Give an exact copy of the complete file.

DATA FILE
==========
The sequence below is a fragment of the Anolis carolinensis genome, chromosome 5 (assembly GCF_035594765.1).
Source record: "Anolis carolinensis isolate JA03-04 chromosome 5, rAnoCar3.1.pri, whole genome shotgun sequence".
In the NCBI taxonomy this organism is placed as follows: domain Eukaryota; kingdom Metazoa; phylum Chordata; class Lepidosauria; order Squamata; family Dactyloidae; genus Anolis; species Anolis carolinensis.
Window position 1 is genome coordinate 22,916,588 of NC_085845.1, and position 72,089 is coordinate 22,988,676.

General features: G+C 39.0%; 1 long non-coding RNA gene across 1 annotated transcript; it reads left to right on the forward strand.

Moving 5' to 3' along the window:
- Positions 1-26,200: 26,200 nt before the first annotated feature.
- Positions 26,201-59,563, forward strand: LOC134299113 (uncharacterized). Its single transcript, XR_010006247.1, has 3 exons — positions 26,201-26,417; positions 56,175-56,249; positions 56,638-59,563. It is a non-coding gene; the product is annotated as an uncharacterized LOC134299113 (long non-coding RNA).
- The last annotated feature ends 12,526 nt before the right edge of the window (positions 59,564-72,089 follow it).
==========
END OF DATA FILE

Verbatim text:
The sequence below is a fragment of the Anolis carolinensis genome, chromosome 5 (assembly GCF_035594765.1).
Source record: "Anolis carolinensis isolate JA03-04 chromosome 5, rAnoCar3.1.pri, whole genome shotgun sequence".
In the NCBI taxonomy this organism is placed as follows: domain Eukaryota; kingdom Metazoa; phylum Chordata; class Lepidosauria; order Squamata; family Dactyloidae; genus Anolis; species Anolis carolinensis.
Window position 1 is genome coordinate 22,916,588 of NC_085845.1, and position 72,089 is coordinate 22,988,676.

General features: G+C 39.0%; 1 long non-coding RNA gene across 1 annotated transcript; it reads left to right on the forward strand.

Moving 5' to 3' along the window:
- Positions 1-26,200: 26,200 nt before the first annotated feature.
- Positions 26,201-59,563, forward strand: LOC134299113 (uncharacterized). Its single transcript, XR_010006247.1, has 3 exons — positions 26,201-26,417; positions 56,175-56,249; positions 56,638-59,563. It is a non-coding gene; the product is annotated as an uncharacterized LOC134299113 (long non-coding RNA).
- The last annotated feature ends 12,526 nt before the right edge of the window (positions 59,564-72,089 follow it).